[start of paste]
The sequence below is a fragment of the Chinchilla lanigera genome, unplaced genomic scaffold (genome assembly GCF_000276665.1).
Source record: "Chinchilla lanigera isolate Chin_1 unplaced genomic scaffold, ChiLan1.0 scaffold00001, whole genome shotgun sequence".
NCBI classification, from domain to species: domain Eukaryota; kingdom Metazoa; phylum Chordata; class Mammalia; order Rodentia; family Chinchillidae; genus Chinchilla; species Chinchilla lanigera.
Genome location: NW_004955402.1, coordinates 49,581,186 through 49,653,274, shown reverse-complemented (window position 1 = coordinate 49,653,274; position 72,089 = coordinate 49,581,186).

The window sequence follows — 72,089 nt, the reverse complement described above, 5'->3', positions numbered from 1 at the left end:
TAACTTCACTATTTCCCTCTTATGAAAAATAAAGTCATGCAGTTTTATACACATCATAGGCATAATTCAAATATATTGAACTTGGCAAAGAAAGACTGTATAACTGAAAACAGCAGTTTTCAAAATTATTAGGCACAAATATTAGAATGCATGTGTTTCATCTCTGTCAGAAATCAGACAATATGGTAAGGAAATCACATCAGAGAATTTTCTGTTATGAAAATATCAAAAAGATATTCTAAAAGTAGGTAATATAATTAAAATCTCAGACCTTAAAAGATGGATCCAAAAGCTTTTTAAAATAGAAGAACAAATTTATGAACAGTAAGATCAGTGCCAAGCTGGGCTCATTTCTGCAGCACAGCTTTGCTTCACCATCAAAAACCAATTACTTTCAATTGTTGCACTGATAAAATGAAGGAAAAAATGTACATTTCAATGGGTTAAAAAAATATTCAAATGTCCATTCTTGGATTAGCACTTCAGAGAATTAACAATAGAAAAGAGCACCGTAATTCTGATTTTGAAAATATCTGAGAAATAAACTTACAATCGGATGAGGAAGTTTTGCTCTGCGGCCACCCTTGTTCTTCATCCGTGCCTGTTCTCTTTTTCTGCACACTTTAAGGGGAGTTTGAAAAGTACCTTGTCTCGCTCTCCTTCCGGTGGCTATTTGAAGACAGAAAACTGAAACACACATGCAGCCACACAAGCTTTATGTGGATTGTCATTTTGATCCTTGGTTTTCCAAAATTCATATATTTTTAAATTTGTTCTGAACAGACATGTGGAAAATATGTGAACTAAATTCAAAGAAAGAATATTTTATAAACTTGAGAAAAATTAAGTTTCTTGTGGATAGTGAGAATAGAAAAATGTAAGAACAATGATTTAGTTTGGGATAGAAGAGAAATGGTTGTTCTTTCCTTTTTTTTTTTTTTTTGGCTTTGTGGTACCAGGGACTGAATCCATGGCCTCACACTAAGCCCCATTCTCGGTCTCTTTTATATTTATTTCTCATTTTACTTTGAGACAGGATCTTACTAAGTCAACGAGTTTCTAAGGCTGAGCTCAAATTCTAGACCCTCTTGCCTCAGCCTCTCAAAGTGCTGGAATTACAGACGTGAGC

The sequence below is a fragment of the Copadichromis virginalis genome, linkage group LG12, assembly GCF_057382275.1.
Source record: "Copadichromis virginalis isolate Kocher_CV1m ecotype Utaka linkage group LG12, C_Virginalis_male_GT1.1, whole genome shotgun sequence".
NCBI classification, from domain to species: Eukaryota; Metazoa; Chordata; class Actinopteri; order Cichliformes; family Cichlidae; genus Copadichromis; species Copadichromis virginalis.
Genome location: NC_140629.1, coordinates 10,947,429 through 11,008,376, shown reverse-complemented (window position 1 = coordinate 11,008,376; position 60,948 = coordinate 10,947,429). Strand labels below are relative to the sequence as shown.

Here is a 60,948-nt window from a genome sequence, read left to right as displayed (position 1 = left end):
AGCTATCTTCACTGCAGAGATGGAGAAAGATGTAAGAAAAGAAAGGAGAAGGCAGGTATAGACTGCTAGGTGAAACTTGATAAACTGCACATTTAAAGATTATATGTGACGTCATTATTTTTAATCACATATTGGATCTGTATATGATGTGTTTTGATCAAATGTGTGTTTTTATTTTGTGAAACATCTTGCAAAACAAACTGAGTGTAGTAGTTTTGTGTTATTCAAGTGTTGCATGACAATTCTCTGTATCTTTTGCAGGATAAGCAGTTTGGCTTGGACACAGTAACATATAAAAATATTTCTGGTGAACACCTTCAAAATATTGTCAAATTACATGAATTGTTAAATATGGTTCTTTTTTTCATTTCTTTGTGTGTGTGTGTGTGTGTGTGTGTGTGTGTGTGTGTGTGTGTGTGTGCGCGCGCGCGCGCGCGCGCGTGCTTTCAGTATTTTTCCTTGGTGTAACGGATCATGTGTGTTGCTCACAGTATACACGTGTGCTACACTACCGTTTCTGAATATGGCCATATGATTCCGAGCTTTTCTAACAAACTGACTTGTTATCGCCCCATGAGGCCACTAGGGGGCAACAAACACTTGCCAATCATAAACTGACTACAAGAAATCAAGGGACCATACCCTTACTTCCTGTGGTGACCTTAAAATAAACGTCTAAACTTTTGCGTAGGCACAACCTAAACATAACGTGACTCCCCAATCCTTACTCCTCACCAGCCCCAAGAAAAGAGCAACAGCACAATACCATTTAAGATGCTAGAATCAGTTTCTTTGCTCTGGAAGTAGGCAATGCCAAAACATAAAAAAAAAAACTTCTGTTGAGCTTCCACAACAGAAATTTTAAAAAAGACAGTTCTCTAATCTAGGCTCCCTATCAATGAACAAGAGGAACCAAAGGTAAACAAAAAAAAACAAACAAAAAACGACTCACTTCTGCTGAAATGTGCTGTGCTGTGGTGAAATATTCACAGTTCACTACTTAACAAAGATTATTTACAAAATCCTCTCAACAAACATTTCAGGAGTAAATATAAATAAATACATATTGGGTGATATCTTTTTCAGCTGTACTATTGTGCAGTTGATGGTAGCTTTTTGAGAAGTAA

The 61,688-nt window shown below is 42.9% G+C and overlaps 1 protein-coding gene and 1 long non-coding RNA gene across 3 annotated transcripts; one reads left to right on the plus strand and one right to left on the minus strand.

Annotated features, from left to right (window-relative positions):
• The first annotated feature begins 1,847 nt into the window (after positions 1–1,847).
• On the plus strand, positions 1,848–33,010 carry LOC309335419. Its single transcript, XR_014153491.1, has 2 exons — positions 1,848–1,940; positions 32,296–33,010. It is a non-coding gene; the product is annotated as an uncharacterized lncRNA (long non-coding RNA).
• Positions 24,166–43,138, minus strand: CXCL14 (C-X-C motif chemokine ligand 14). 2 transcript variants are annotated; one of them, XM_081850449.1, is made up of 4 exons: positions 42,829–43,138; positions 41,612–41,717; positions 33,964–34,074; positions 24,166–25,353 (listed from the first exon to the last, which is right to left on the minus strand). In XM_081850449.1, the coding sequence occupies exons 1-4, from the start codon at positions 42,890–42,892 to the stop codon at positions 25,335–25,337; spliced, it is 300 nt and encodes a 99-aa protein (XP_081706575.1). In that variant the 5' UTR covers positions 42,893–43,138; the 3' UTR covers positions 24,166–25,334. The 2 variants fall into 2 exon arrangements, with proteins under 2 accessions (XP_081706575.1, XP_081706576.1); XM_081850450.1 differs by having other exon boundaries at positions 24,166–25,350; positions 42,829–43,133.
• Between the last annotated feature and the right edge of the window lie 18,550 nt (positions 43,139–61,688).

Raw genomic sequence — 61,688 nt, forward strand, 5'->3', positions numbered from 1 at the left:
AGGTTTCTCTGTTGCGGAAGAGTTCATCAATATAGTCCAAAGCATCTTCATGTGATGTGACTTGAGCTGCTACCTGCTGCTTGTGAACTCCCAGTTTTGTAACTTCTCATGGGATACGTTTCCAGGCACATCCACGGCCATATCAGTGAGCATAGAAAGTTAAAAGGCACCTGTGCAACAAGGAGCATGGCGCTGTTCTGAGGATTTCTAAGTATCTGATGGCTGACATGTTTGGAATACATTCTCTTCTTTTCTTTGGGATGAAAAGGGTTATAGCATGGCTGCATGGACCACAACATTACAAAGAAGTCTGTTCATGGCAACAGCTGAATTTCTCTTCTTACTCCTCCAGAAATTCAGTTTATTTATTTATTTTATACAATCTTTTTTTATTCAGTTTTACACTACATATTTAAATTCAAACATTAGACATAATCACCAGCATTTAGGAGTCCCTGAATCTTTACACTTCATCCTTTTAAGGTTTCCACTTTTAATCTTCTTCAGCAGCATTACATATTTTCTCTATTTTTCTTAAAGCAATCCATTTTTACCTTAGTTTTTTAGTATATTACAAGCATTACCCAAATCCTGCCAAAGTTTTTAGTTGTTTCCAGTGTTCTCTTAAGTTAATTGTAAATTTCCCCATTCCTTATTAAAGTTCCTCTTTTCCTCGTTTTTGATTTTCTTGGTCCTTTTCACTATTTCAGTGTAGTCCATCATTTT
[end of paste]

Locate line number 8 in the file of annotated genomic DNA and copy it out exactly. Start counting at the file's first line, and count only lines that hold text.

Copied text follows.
Source record: "Copadichromis virginalis isolate Kocher_CV1m ecotype Utaka linkage group LG12, C_Virginalis_male_GT1.1, whole genome shotgun sequence".